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Justice News

Department of Justice
U.S. Attorney’s Office
Western District of North Carolina

Monday, July 24, 2017

Five Members Of Fraudulent Debt Collection Company Are Sentenced To Prison

CHARLOTTE, N.C. – Five members of a fraudulent debt collection scheme, including the company’s owner and operator, were sentenced today by U.S. District Judge Robert J. Conrad, Jr., to sentences ranging from 42 to 18 months, announced Jill Westmoreland Rose, U.S. Attorney for the Western District of North Carolina.

John A. Strong, Special Agent in Charge of the Federal Bureau of Investigation in North Carolina joins U.S. Attorney Rose in making today’s announcement.

Cedrick Clark, 36, of Concord, N.C. was sentenced to 42 months; Michael Boughner, 49, of Charlotte, was sentenced to 41 months; Cynthia Martinez, 37, of Charlotte, was sentenced to 36 months; Felicia Shaw, 46, of Gastonia, was sentenced to 24 months; and Humberto Gonzalez, 31, of Charlotte, was sentenced to 18 months. In addition to the prison terms imposed, each defendant was ordered to serve three years of supervised release. A sixth co-defendant, Benjamin Murray, 28, of Charlotte, is currently awaiting sentencing.

According to information contained in filed court documents and today’s sentencing hearings, Clark was the sole owner, operator, and leader of the fraudulent debt collection company operating as Capital Solutions Agency, and/or Berkeley Hughes and Associates, and/or the Vortex Group, collectively “BHA.” Clarks’ five co-conspirators, Boughner, Martinez, Murray, Shaw and Gonzalez served as both collectors and team leaders or supervisors.

According to court records, from November 2011 through May 2015, BHA operated in Mecklenburg County and allegedly defrauded thousands of debtors throughout the United States of approximately $6 million. Using a number of interconnected fraudulent debt collection companies, the co-conspirators executed their scheme to defraud by coercing purported debtors to pay money, some of which was not even owed, by providing false information and using harassing and abusive tactics.

Court documents indicate that BHA’s collectors used prepared scripts that contained false and misleading information designed to scare targeted victims into paying monies, including threats to bring criminal charges if the purported debtor did not pay his/her debt by the end of the telephone call. According to court documents and today’s sentencing hearings, false statements made included telling purported debtors that the company’s systems were “integrated with the court system” and that criminal charges would be filed in specific county courts.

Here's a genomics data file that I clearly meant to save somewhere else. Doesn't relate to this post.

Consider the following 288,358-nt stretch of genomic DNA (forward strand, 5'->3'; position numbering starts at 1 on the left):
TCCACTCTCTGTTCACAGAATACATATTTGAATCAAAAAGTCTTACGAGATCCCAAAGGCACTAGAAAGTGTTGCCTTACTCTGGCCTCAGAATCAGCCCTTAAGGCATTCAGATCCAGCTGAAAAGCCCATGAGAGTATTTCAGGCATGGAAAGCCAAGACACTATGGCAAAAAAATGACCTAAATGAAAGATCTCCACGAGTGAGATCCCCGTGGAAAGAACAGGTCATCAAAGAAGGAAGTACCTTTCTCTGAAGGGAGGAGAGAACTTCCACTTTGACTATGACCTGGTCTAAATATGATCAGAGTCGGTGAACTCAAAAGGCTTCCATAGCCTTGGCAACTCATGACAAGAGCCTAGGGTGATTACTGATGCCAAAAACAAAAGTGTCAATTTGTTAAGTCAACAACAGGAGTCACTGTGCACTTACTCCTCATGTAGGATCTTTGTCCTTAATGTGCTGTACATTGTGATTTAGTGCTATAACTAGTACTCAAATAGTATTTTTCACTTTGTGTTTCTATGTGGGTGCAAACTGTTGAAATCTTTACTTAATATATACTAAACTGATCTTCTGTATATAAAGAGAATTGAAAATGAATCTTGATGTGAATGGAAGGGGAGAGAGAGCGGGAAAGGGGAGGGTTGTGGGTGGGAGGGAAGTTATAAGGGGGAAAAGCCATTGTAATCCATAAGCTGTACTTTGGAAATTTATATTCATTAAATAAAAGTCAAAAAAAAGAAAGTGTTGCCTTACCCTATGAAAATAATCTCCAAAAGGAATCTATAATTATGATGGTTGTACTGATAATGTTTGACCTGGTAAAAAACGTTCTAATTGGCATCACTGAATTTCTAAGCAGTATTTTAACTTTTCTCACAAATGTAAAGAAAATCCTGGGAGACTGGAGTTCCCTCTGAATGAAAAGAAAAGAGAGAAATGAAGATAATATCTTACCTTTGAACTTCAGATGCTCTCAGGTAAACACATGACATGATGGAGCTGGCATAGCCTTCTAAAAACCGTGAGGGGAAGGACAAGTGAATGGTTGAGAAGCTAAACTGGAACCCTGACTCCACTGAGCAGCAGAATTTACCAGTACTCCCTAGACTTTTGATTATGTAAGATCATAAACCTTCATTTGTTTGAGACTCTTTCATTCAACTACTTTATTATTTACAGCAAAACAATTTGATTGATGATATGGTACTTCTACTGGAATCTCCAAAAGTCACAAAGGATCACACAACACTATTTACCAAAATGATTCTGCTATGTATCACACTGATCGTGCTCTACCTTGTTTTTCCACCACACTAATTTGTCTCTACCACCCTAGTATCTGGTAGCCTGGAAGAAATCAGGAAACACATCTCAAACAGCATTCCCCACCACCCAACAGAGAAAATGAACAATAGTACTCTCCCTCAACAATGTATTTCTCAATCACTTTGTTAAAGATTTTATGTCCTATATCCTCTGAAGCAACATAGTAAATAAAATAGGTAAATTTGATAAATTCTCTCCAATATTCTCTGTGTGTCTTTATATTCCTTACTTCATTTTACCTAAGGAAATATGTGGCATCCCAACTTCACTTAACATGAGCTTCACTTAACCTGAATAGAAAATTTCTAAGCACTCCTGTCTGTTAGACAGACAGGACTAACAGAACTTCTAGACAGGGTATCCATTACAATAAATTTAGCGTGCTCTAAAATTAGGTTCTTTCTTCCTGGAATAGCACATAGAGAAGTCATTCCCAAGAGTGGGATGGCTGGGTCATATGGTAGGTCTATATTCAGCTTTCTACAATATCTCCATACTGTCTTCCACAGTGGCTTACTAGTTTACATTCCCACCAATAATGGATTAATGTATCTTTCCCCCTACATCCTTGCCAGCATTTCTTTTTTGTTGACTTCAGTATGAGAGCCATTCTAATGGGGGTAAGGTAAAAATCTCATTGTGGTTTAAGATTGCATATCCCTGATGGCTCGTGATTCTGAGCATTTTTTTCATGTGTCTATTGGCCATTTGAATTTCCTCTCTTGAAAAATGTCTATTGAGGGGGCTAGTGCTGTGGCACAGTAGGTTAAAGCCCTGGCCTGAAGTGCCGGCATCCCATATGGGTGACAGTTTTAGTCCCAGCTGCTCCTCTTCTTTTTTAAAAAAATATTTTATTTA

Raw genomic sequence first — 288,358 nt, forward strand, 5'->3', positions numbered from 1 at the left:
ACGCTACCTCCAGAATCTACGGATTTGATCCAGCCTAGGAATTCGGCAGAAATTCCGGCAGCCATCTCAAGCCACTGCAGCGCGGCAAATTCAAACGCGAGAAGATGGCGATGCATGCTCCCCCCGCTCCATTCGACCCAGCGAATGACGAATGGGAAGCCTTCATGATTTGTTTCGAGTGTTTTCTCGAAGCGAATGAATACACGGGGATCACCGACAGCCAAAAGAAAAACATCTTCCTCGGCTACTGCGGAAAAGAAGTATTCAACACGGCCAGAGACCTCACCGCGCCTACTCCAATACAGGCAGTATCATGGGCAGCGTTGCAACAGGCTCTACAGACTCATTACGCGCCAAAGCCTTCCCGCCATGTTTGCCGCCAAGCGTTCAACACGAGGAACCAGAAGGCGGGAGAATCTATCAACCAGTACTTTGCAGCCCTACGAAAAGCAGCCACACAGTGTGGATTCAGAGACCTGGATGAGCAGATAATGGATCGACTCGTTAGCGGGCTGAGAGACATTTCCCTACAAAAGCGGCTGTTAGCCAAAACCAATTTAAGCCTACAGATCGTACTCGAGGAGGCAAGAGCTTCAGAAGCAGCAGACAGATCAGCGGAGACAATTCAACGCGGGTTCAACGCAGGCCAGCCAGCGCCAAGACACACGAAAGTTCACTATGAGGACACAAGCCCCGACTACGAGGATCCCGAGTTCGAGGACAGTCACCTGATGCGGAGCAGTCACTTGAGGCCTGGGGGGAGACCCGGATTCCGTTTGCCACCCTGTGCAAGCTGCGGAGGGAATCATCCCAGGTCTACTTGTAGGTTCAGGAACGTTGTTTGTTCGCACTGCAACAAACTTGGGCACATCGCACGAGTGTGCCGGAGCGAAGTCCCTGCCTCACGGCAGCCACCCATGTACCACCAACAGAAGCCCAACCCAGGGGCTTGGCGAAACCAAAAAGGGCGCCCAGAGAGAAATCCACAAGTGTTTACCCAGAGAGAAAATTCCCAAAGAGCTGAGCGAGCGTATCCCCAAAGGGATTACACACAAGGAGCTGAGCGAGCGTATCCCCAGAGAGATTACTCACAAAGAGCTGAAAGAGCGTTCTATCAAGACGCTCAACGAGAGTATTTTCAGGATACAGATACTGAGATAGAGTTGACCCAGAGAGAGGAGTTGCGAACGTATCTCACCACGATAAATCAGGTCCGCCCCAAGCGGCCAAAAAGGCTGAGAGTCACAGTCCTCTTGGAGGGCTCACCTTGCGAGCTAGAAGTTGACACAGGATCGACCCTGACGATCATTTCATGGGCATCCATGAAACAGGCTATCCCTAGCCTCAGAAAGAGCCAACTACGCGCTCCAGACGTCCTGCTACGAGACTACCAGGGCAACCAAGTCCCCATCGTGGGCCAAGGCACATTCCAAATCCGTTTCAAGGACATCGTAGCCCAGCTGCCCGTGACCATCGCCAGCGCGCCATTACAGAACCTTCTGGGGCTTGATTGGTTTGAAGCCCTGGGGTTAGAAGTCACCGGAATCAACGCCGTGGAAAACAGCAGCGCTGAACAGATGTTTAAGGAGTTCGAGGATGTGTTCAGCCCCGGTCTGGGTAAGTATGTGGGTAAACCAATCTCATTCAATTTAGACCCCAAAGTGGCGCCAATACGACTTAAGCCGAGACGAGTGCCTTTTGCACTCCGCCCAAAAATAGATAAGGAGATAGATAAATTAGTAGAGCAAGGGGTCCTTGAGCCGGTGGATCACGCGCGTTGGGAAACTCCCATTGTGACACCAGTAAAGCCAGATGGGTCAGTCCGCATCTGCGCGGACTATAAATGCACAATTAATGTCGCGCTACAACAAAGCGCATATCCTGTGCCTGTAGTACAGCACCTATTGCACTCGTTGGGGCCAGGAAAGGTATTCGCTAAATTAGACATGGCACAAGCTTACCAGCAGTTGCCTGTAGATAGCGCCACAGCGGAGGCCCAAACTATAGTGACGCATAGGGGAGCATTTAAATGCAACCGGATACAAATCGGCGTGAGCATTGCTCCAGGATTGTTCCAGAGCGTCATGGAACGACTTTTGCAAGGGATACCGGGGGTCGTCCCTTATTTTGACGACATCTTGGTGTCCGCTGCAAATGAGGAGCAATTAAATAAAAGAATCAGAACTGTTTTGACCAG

Court documents show that to evade detection, disguise the fraudulent nature of the scheme and to scare their victims into paying, the collectors changed the name or the nature of the business from which they were purportedly calling. In some instances, the collectors falsely represented that they were law firms, that they had attorneys on staff to consult, and/or that the collectors themselves were attorneys. In other instances, they falsely represented themselves to be members of law enforcement, and even played a police scanner in the background. In addition, filed court documents and statements made in court today indicate that BHA collectors often engaged in other scare tactics to fraudulently induce victims into paying the alleged debts, including harassing family members, including their children, and friends and calling places of employment purportedly regarding service of process.

In handing down today’s sentences, Judge Conrad characterized the defendants’ conduct as “reprehensible,” noting that they were “targeting desperate debtors” and using “brutal tactics involving threats of jail” and “bullying techniques.” Judge Conrad further noted the “predatory” nature of the conduct defendants engaged in and the “serious, heinous nature of the circumstances of the offense.”


Each of the six defendants previously pleaded guilty to one count of engaging in a fraudulent debt collection conspiracy to commit mail and wire fraud. Clark pleaded guilty to an additional count of money laundering. The five defendants sentenced today will be ordered to report to the Federal Bureau of Prisons upon designation of federal facilities. All federal sentences are served without the possibility of parole.


In making today’s announcement, U.S. Attorney Rose commended the FBI for leading the investigation.


Assistant United States Attorney Maria K. Vento, of the U.S. Attorney’s Office in Charlotte, prosecuted the case.


Updated July 24, 2017